How the State With the First Major Outbreak Contained Coronavirus
Communication and coordination helped Washington state keep its COVID-19 death rate low.
Before the coronavirus pandemic had reached every state in the U.S., the first confirmed case of COVID-19 happened in Washington state, which became the site of the country's initial outbreak. But despite emerging as the most virulent hotspot early on, Washington was able to get the situation under control—keeping its death rate relatively low while the death tolls in other states skyrocketed. So how was Washington able to get the situation under control? According to a new report, Washington state contained coronavirus with a coordinated response that helped flatten the curve.
The American College of Surgeons (FACS) report, which was released on the Journal of the American College of Surgeons website ahead of publication, reflects the findings of 26 experts who analyzed Washington's response to its coronavirus outbreak. They found that communication and coordination were key to containing the virus, and that this collaborative effort allowed for increased testing, support for high-risk populations, and the establishment of social distancing measures.
Washington is far from being completely out of the woods: As of June 18, The New York Times reports around 28,270 coronavirus cases and nearly 1,230 deaths in the state. But as the FACS article notes, the state has maintained a death rate of 5 percent of infected individuals, which is lower than the national rate of 5.7 percent, and significantly lower than the 8 percent rate in New York, the state that became the epicenter of the pandemic in the U.S.
"Along with the governor's stay-at-home and physical distancing orders, preexisting relationships across the healthcare system were critical in facilitating this response," the FACS report's co-author Eileen M. Bulger, MD, chief of trauma at Harborview Medical Center in Seattle, said in a statement.
By different medical centers staying in close communication with each other at the start of the crisis, doctors and experts were able to get a handle on the state's most immediate needs—which hospitals were going to be in danger of running out of beds, which groups of people were in need of extra care, and what kind of long-term care facilities (LTCF) could be established to mitigate these problems.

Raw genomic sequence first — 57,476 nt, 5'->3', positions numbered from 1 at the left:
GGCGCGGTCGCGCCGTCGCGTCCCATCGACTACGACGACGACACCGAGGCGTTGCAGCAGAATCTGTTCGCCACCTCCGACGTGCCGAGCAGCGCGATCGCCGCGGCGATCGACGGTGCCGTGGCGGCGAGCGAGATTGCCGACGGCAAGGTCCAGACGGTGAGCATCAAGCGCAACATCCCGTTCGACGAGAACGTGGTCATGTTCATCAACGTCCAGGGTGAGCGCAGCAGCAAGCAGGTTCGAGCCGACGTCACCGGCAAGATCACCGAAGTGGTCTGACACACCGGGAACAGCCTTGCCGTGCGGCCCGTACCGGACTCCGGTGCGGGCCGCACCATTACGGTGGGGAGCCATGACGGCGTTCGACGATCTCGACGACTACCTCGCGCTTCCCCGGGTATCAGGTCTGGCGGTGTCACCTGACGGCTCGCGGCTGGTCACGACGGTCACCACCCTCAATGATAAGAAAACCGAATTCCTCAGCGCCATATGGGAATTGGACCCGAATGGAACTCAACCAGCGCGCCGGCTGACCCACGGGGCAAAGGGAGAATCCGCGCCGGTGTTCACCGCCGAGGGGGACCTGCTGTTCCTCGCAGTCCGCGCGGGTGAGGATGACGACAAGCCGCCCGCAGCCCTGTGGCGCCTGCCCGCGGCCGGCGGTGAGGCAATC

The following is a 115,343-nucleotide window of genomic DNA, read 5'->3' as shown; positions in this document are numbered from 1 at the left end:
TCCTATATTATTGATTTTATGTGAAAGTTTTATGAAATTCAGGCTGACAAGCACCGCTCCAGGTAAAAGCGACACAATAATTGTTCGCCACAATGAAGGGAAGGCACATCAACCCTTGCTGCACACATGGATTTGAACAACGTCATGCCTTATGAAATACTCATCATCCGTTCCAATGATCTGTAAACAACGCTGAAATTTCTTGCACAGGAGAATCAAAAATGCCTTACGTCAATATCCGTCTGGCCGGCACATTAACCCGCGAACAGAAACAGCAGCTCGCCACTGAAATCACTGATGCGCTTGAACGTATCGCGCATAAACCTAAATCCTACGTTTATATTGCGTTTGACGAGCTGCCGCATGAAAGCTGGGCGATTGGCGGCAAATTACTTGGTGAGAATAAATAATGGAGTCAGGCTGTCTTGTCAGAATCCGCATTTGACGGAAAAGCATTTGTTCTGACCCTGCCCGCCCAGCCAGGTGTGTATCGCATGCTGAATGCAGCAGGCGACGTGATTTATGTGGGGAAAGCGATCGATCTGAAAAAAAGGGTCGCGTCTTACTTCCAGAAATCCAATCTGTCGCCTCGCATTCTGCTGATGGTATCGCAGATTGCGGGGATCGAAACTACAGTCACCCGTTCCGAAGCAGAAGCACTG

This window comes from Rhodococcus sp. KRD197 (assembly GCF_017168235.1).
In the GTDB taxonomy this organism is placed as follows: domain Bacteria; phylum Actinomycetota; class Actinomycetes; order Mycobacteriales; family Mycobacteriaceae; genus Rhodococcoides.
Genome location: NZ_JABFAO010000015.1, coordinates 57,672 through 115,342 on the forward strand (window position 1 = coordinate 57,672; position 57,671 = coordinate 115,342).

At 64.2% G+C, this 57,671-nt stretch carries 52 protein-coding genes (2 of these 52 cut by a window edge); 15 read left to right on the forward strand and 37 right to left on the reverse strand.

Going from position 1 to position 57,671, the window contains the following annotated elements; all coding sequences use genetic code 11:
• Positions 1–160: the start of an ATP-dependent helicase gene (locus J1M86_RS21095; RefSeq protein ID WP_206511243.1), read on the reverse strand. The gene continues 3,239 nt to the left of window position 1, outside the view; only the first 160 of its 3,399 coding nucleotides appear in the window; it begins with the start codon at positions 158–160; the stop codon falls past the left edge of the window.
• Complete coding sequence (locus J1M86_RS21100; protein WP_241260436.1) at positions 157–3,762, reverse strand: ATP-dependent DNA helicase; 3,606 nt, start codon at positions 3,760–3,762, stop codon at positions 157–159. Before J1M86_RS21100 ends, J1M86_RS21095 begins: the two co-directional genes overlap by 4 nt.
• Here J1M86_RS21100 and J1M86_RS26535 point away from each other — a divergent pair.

"Normally we exist in a competitive landscape, but there was great willingness for each system and entity to do what they could to address the region's needs," said lead author Steven H. Mitchell, MD, medical director of the emergency department at Harborview Medical Center and medical director of the Western Washington Regional COVID Coordination Center (WRC).
Bulger noted some of the ways this communication helped contain Washington's crisis: "We were able to keep many of these patients in the nursing facilities and not overwhelm the hospitals by evacuating entire facilities," she said. She also pointed to the University of Washington virology laboratory understanding the need for widespread coronavirus testing and developing their own testing platform. The coordinated response also identified and provided aid to populations that they recognized could be hardest hit by the virus: immigrant and minority communities, homeless people, and people in prisons.
At this point, the outbreaks in states across the U.S. are too far along to follow Washington's model of early coordination. Nevertheless, the FACS report provides useful information for communities to follow in the event of future epidemics, or any kind of disaster that could otherwise overwhelm health care systems. "Whether it's a pandemic or other type of large-scale disaster that occurs, it's critical for regions to prepare to develop communication structures that support situational awareness and patient distribution strategies," Mitchell said. "Otherwise, facilities get overwhelmed and patients suffer." And for states that are struggling to contain coronavirus, These 5 States Are Headed for Another Lockdown, Virologist Says.